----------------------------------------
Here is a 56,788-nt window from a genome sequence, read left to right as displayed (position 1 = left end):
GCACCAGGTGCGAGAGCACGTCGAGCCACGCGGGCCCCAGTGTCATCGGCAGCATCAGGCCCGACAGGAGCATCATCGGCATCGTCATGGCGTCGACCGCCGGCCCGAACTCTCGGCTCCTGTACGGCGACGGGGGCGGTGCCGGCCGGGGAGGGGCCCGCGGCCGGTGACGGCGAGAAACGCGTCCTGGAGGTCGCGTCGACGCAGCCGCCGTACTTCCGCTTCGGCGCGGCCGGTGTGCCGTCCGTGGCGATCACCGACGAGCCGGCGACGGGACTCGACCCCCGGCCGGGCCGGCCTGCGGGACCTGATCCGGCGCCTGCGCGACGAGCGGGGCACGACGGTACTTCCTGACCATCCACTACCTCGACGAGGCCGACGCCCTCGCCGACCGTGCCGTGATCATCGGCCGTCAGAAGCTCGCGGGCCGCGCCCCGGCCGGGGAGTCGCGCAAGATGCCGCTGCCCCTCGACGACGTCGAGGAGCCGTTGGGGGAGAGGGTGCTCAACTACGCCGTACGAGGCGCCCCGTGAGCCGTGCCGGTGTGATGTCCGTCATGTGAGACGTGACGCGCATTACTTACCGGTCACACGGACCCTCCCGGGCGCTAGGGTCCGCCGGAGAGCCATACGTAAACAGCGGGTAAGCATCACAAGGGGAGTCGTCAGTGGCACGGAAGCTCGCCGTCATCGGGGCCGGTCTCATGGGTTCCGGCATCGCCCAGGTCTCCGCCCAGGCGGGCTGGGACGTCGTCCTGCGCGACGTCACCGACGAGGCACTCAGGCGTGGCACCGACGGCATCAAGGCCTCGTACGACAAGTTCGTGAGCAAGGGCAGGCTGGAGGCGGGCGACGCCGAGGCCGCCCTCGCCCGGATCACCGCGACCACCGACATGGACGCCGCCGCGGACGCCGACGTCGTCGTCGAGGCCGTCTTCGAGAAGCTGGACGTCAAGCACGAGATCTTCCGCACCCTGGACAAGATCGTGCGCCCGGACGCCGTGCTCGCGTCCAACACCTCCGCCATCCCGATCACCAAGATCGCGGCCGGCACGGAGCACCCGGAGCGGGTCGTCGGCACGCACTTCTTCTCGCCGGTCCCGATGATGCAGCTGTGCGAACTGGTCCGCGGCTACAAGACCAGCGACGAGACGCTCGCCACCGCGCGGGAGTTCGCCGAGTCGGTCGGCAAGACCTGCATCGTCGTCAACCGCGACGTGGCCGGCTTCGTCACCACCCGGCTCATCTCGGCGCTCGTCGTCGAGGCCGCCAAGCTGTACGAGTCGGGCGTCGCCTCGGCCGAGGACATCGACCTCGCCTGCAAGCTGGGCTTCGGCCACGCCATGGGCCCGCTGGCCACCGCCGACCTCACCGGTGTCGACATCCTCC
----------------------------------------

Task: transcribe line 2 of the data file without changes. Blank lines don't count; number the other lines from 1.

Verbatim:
GCACCAGGTGCGAGAGCACGTCGAGCCACGCGGGCCCCAGTGTCATCGGCAGCATCAGGCCCGACAGGAGCATCATCGGCATCGTCATGGCGTCGACCGCCGGCCCGAACTCTCGGCTCCTGTACGGCGACGGGGGCGGTGCCGGCCGGGGAGGGGCCCGCGGCCGGTGACGGCGAGAAACGCGTCCTGGAGGTCGCGTCGACGCAGCCGCCGTACTTCCGCTTCGGCGCGGCCGGTGTGCCGTCCGTGGCGATCACCGACGAGCCGGCGACGGGACTCGACCCCCGGCCGGGCCGGCCTGCGGGACCTGATCCGGCGCCTGCGCGACGAGCGGGGCACGACGGTACTTCCTGACCATCCACTACCTCGACGAGGCCGACGCCCTCGCCGACCGTGCCGTGATCATCGGCCGTCAGAAGCTCGCGGGCCGCGCCCCGGCCGGGGAGTCGCGCAAGATGCCGCTGCCCCTCGACGACGTCGAGGAGCCGTTGGGGGAGAGGGTGCTCAACTACGCCGTACGAGGCGCCCCGTGAGCCGTGCCGGTGTGATGTCCGTCATGTGAGACGTGACGCGCATTACTTACCGGTCACACGGACCCTCCCGGGCGCTAGGGTCCGCCGGAGAGCCATACGTAAACAGCGGGTAAGCATCACAAGGGGAGTCGTCAGTGGCACGGAAGCTCGCCGTCATCGGGGCCGGTCTCATGGGTTCCGGCATCGCCCAGGTCTCCGCCCAGGCGGGCTGGGACGTCGTCCTGCGCGACGTCACCGACGAGGCACTCAGGCGTGGCACCGACGGCATCAAGGCCTCGTACGACAAGTTCGTGAGCAAGGGCAGGCTGGAGGCGGGCGACGCCGAGGCCGCCCTCGCCCGGATCACCGCGACCACCGACATGGACGCCGCCGCGGACGCCGACGTCGTCGTCGAGGCCGTCTTCGAGAAGCTGGACGTCAAGCACGAGATCTTCCGCACCCTGGACAAGATCGTGCGCCCGGACGCCGTGCTCGCGTCCAACACCTCCGCCATCCCGATCACCAAGATCGCGGCCGGCACGGAGCACCCGGAGCGGGTCGTCGGCACGCACTTCTTCTCGCCGGTCCCGATGATGCAGCTGTGCGAACTGGTCCGCGGCTACAAGACCAGCGACGAGACGCTCGCCACCGCGCGGGAGTTCGCCGAGTCGGTCGGCAAGACCTGCATCGTCGTCAACCGCGACGTGGCCGGCTTCGTCACCACCCGGCTCATCTCGGCGCTCGTCGTCGAGGCCGCCAAGCTGTACGAGTCGGGCGTCGCCTCGGCCGAGGACATCGACCTCGCCTGCAAGCTGGGCTTCGGCCACGCCATGGGCCCGCTGGCCACCGCCGACCTCACCGGTGTCGACATCCTCC